'I would like to ask that we begin to dream about and plan for a different world. A fairer world. A world of happier men and happier women who are truer to themselves. And this is how to start: we must raise our daughters differently. We must also raise our sons differently....' What does feminism mean today? In this personal, eloquently argued essay - adapted from her much-admired TEDx talk of the same name - Chimamanda Ngozi Adichie offers listeners a unique definition of feminism for the 21st century, one rooted in inclusion and awareness.
Feminism isn't dead. It just isn't very cool anymore. Enter Full Frontal Feminism, a book that embodies the forward-looking messages that author Jessica Valenti propagated as founder of the popular website, Feministing.com. This revised edition includes a new foreword by Valenti, reflecting upon what’s happened in the five years since Full Frontal Feminism was originally published.
Nine Parts of Desire: The Hidden World of Islamic Women is the story of Brooks’ intrepid journey toward an understanding of the women behind the veils, and of the often contradictory political, religious, and cultural forces that shape their lives. In fundamentalist Iran, Brooks finagles an invitation to tea with the ayatollah’s widow—and discovers that Mrs. Khomeini dyes her hair.
"Outstanding: a must read for all - not only women."
Donna Seaman brings to dazzling life seven forgotten artists, among the best of their day: Gertrude Abercrombie, with her dark, surreal paintings and friendships with Dizzy Gillespie and Sonny Rollins; Bay Area self-portraitist Joan Brown; Ree Morton, with her witty, oddly beautiful constructions; Loïs Mailou Jones of the Harlem Renaissance; Lenore Tawney, who combined weaving and sculpture; Christina Ramberg, who drew on pop culture and advertising; and Louise Nevelson, an art-world superstar.
In this contribution to the emerging men's movement, Robert Moore, a Jungian psychoanalyst and Douglas Gillette, a mythologist, examine the inner King - one of the four archetypes on the male psyche. The inner King integrates power and nurturing, firmness and caring, courage and creativity, self-affirmation and self-sacrifice. From his central position between the world of imagination and the world of action, the King within challenges every man to take up his own scepter, to dream and to make them come true.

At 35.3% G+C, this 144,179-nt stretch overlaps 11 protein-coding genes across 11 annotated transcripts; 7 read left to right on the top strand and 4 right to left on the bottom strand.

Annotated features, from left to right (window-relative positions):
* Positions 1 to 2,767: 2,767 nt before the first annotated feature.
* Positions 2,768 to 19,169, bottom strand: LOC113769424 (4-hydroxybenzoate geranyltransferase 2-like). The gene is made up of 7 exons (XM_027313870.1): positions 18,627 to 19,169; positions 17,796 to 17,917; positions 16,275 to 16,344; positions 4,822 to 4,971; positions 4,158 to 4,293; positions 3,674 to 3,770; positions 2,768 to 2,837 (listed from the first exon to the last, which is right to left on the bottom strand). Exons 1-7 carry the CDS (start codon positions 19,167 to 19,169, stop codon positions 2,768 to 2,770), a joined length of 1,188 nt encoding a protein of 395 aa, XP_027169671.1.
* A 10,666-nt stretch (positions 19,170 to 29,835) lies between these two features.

What is masculinity? Ask ten men and you'll get ten vague, conflicting answers. Unlike any book of its kind, The Way of Men offers a simple, straightforward answer - without getting bogged down in religion, morality, or politics. It's a guide for understanding who men have been and the challenges men face today. The Way of Men captures the silent, stifling rage of men everywhere who find themselves at odds with the overregulated, overcivilized, politically correct modern world.
"Amazing observation on PC culture"
When Linda Babcock asked why so many male graduate students were teaching their own courses and most female students were assigned as assistants, her dean said: "More men ask. The women just don't ask." It turns out that whether they want higher salaries or more help at home, women often find it hard to ask.
Years after the first black woman fought for independence and human rights, she was still victimized by insults and stereotypes that affect her self-confidence today. Black women are not bitches or hoes, however, the vices of the community and shameless acts of men, make many black women believe that their character should include these traits in order to be accepted. If a black woman behaves abnormal, she is being a bitch, if she sleeps with more than one man, she is a whore, and it is troublesome for men to use these connotations.
Love is a beautiful gift that many people search for a lifetime to experience. However, the hardship and disappointment in relationships and marriage lead them down roads that stymie their ability to attain love. The famous comedian Steve Harvey wrote the book Act Like a Lady, Think Like a Man, and his book and movie did not prove why women should think like men.
Welcome to the troubling age of sex denialism - the age of gender-neutral labels, rigidly enforced equality, unisex spaces, and the systematic eradication of sexual difference. In her debut book, Sex Scandal, journalist Ashley McGuire investigates the alarming nationwide push to ignore the natural, biological distinctions between men and women that have been at the core of functioning human society since the dawn of time.
Do you want the man of your dreams? Do you want to come out to your family? Do you want to live a happier life? These were the very same questions I asked myself growing up but I never knew how. I wish there had been a book like this when I was struggling through life being the only gay son in an Indian household.
What is love? Aside from being the title of many a popular love song, this is one of life's perennial questions. In What Love Is, philosopher Carrie Jenkins offers a bold new theory on the nature of romantic love that reconciles its humanistic and scientific components.
In The Problem with Rich Women, Gloria Steinem explores how and why feminism failed to reach women in powerful families, and provides an urgent and persuasive argument for rebellion among upper-class women.